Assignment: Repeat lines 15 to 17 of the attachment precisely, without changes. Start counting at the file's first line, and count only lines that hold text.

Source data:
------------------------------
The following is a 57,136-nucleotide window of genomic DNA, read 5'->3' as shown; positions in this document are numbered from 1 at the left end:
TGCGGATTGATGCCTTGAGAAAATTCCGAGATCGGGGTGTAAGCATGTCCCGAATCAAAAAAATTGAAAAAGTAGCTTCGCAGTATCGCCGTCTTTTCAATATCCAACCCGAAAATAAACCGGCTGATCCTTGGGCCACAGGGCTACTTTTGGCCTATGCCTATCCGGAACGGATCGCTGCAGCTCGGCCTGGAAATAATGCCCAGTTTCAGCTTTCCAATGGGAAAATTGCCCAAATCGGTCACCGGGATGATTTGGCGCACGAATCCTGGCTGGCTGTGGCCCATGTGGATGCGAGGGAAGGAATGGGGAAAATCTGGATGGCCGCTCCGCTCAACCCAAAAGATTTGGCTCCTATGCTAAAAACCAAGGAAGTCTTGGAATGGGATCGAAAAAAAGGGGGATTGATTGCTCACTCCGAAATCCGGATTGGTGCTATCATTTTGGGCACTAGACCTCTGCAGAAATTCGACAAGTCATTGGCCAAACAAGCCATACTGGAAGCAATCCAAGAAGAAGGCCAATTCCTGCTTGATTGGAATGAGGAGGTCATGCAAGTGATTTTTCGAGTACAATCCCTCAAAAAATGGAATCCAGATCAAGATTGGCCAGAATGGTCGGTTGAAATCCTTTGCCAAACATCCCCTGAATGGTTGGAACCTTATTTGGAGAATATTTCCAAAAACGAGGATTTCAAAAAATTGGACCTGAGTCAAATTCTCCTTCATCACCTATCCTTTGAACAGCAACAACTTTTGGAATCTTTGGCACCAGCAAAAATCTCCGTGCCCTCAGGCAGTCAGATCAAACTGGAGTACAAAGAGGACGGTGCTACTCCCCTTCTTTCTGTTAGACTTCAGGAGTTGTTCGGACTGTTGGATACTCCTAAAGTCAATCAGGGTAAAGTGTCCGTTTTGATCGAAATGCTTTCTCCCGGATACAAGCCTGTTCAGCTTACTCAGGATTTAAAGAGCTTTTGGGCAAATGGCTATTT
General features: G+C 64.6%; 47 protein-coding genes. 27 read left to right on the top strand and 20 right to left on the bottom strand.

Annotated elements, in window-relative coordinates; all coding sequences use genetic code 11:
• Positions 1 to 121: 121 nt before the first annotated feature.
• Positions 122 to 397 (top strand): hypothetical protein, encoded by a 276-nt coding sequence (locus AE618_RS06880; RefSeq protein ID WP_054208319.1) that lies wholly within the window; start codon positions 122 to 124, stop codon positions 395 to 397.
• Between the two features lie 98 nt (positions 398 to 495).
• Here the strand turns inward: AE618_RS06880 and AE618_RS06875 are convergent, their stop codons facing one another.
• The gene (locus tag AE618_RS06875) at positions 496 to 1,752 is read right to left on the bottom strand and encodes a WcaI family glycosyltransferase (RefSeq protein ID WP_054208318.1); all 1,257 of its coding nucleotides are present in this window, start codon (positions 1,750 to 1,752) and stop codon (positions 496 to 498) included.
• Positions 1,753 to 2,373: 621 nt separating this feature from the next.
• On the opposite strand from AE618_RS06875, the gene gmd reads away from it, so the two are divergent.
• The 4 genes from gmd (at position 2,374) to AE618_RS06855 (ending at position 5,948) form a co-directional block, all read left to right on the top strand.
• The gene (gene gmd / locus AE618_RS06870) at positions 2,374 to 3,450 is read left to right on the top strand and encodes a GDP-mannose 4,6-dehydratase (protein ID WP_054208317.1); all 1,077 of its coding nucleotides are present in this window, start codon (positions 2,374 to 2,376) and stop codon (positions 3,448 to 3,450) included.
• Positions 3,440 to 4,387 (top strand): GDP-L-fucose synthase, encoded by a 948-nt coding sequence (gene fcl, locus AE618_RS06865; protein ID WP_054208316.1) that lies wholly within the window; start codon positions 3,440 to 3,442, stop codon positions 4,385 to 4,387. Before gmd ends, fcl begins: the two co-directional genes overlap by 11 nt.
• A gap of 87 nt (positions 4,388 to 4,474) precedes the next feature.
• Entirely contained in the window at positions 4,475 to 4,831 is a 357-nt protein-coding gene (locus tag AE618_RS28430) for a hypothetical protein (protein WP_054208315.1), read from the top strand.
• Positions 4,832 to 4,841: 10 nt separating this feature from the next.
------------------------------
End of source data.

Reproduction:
• A gap of 87 nt (positions 4,388 to 4,474) precedes the next feature.
• Entirely contained in the window at positions 4,475 to 4,831 is a 357-nt protein-coding gene (locus tag AE618_RS28430) for a hypothetical protein (protein WP_054208315.1), read from the top strand.
• Positions 4,832 to 4,841: 10 nt separating this feature from the next.